Death and Memorial Landscapes: A Photographic Journey
For centuries, portraying and later photographing the living and the dead has been both common practice and the object of constant superstition and fear. For a long time, people widely believed that a pictorial act – painting and later photography – could imprison the soul. The industrial revolution profoundly changed and reshaped the world, and put many of these old fears to rest . However, as we can see by looking back at the death and memorial landscapes of the past and the present, new sensibilities have since emerged. A photographic journey through this field offers interesting insights into the relationship between life, death and changing understandings of ‘reality’.
Portraying the Deceased
In Edgar Allan Poe’s novel The Oval Portrait, there is a trace of the tradition of portraying the deceased. In a brilliant way, Poe used the work of art to introduce a historical fact. Following the narrator’s description of the origin of the portrait, we learn about the way the painting was created. With an intention to capture and transpose the ‘rarest beauty’ of his wife into an artistic object, the painter created a whole new life within the image. Being art, this new life is at the same time eternity, and since eternity implies death, the wife of the painter transgresses her own life, through death. Poe showed that such a portrait inevitably offers something more than it suggests – not simply the image of a departed person, but a signifier for ‘Life itself.’
This is how we read depictions of the departed, that create a connection between art, life and death. When portraying the dead, painters of the past tried to give an illusion of deep sleep and eternal beauty. With this, life became part of the painting. In Poe’s novel, the artistic work is not about the representation of a dead person. Nevertheless, in order to capture the full significance of life and beauty, life must be taken away.
Many readers are surely familiar with some of Edvard Munch’s famous death paintings. The Dead Mother and Child, for example, is reminiscent of the practice of mortuary painting. Although the painting dates from the very end of the 19th century, when portraits were mostly only of the deceased, this is a somewhat different constellation: It is a frozen moment – a so-called ‘narrative mourning tableau’ – where the deceased is no longer alone but surrounded by his/her loved ones.
This practice was replaced by the mortuary (post-mortem) photography of the late 19th and 20th centuries, which entered everyday lives with the invention of the daguerreotype, and marked the Victorian Era. While the 19th-century photographs brought mostly close-up images of the dead, in the 20th century, mourners (family members, friends and colleagues) became part of the scenes. They stood at the deathbed, in the courtyard or at the graveside. With this, attention was shifted to include an explicit reference to the memory of a mourning person.
Reading the pictures introduced above, a funeral appears to be a social gathering. This is the case up to the present day. The 1st of November is known in the Catholic Church as a day devoted to those who have left this world and need to be prayed for and remembered.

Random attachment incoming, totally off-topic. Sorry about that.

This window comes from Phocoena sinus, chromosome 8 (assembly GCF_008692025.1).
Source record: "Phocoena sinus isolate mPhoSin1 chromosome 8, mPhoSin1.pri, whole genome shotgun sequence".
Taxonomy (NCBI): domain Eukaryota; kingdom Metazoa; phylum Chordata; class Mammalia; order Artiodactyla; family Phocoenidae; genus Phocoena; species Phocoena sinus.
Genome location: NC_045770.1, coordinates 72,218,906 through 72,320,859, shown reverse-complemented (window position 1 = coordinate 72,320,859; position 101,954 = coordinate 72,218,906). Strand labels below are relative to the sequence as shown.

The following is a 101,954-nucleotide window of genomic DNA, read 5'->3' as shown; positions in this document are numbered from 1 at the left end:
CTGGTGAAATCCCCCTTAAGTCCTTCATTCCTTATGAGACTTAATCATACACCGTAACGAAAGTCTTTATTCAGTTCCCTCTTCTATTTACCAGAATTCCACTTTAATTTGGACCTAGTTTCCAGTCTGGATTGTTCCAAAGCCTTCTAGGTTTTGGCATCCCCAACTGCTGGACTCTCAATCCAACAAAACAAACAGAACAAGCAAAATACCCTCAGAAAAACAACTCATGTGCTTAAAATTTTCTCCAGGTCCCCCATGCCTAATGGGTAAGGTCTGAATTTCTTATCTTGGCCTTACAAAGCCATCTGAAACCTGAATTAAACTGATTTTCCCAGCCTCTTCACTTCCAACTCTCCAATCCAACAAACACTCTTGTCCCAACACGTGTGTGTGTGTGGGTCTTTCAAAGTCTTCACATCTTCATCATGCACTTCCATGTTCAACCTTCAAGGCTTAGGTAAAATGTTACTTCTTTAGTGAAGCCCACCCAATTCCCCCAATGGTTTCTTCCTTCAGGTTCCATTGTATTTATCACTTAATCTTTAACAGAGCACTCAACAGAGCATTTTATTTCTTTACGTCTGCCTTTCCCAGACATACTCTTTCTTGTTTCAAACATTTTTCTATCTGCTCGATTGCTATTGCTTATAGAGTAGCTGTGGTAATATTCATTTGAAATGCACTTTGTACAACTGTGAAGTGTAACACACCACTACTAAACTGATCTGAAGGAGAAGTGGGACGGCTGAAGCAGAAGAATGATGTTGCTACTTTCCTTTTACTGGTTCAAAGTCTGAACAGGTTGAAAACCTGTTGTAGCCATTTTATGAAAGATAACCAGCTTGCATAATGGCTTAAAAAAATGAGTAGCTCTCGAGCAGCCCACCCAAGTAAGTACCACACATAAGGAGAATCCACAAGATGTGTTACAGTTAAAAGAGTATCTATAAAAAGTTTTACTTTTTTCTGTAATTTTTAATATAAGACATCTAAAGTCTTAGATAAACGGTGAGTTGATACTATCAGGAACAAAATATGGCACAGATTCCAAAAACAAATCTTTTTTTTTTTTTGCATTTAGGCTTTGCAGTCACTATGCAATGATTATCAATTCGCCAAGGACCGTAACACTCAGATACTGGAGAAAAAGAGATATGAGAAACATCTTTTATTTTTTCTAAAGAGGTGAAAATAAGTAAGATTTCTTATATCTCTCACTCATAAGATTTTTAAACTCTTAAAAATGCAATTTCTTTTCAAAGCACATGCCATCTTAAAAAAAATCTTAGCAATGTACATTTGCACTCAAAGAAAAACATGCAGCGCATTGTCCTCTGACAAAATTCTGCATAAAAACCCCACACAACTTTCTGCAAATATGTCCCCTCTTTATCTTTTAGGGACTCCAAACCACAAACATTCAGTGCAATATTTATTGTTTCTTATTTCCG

Some Slavic-speaking areas in the Balkan peninsula have several such commemoration days known as the Day of the Dead, or literally Day for Souls: Задушница, Душница, Мъртви съботи, Мъртъв ден, Ден на мъртвите (Bulgarian), Dušni dan, Dan mrtvih (Croatian), Задушници (Macedonian), Задушнице/Zadušnice (Serbian). On these days, cemeteries do reflect the scenes captured in our photographs: people – family, friends, neighbours – gather at graves, decorating them with flowers and candles, praying and commemorating the departed.
If you walk through cemeteries in the Serbian part of Banat during these days in October and November, when the dead are being recalled into our lives, you would regularly find the traces of gatherings at cemeteries. These not only include the flowers and candles left there, but also ‘offerings of food and drinks’, representing sacrifice and prayer for souls.
But, let us go back to the framed family photograph:
When we look at it, we see that is a photo-collage that brings forth the most important moments of life: youth, through the gathered friends; getting married and dying, through weddings and funerals, which occupy the most space within the frame. The fact that weddings and funerals are perceived as similar events can be linked to a number of traditions. If a curious reader decided to venture into the field of oral poetry, he/she would definitely find wedding and death laments related to the separation from loved ones, whether they are going to a new home or to a new world. In both cases, it is a matter of leaving the old world behind. The other fact, besides this layer, is the photo-collage itself, placed in a wall frame. It means that these kinds of pictures were an important part of private daily lives – hanging on the wall at home or included in family albums.
Today, such surroundings are rare. If some of these memorabilia do still exist, they are mostly kept away amongst private documents, prayer books or the Bible. What remains are the photographs taken while deceased persons were still alive. Nonetheless, we all still witness commemorative traditions. These include memorial postcards with famous persons long since dead or posters and graffiti within public urban and rural landscapes. Such practices also take place on TV and online, and remain ever-present in street or newspaper obituaries and monuments. Looking around and back through the centuries, we may be reminded of Maude’s famous words from the movie Harold and Maude: ‘it’s all memorabilia, but incidental and not integral, if you know what I mean.’ Being not integral, each memory tells its own story.